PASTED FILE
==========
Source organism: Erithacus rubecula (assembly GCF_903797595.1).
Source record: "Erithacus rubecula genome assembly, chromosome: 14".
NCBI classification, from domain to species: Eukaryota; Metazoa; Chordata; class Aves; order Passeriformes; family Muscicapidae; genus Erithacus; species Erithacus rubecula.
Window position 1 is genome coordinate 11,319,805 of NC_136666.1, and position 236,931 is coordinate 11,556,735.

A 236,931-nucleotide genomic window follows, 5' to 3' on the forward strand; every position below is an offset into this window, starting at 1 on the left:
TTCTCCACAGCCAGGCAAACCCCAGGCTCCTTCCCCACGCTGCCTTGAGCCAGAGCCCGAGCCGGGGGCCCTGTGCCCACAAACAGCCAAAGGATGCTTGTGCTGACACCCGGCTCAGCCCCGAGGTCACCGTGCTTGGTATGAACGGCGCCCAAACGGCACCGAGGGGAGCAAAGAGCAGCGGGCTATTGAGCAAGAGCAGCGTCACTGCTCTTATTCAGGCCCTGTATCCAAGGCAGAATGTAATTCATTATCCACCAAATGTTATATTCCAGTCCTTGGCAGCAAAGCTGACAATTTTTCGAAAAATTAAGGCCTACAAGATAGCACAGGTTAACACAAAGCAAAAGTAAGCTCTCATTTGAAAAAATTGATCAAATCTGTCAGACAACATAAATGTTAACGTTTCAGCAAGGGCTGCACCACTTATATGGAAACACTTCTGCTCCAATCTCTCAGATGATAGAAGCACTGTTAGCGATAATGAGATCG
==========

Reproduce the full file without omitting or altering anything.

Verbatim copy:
Source organism: Erithacus rubecula (assembly GCF_903797595.1).
Source record: "Erithacus rubecula genome assembly, chromosome: 14".
NCBI classification, from domain to species: Eukaryota; Metazoa; Chordata; class Aves; order Passeriformes; family Muscicapidae; genus Erithacus; species Erithacus rubecula.
Window position 1 is genome coordinate 11,319,805 of NC_136666.1, and position 236,931 is coordinate 11,556,735.

A 236,931-nucleotide genomic window follows, 5' to 3' on the forward strand; every position below is an offset into this window, starting at 1 on the left:
TTCTCCACAGCCAGGCAAACCCCAGGCTCCTTCCCCACGCTGCCTTGAGCCAGAGCCCGAGCCGGGGGCCCTGTGCCCACAAACAGCCAAAGGATGCTTGTGCTGACACCCGGCTCAGCCCCGAGGTCACCGTGCTTGGTATGAACGGCGCCCAAACGGCACCGAGGGGAGCAAAGAGCAGCGGGCTATTGAGCAAGAGCAGCGTCACTGCTCTTATTCAGGCCCTGTATCCAAGGCAGAATGTAATTCATTATCCACCAAATGTTATATTCCAGTCCTTGGCAGCAAAGCTGACAATTTTTCGAAAAATTAAGGCCTACAAGATAGCACAGGTTAACACAAAGCAAAAGTAAGCTCTCATTTGAAAAAATTGATCAAATCTGTCAGACAACATAAATGTTAACGTTTCAGCAAGGGCTGCACCACTTATATGGAAACACTTCTGCTCCAATCTCTCAGATGATAGAAGCACTGTTAGCGATAATGAGATCG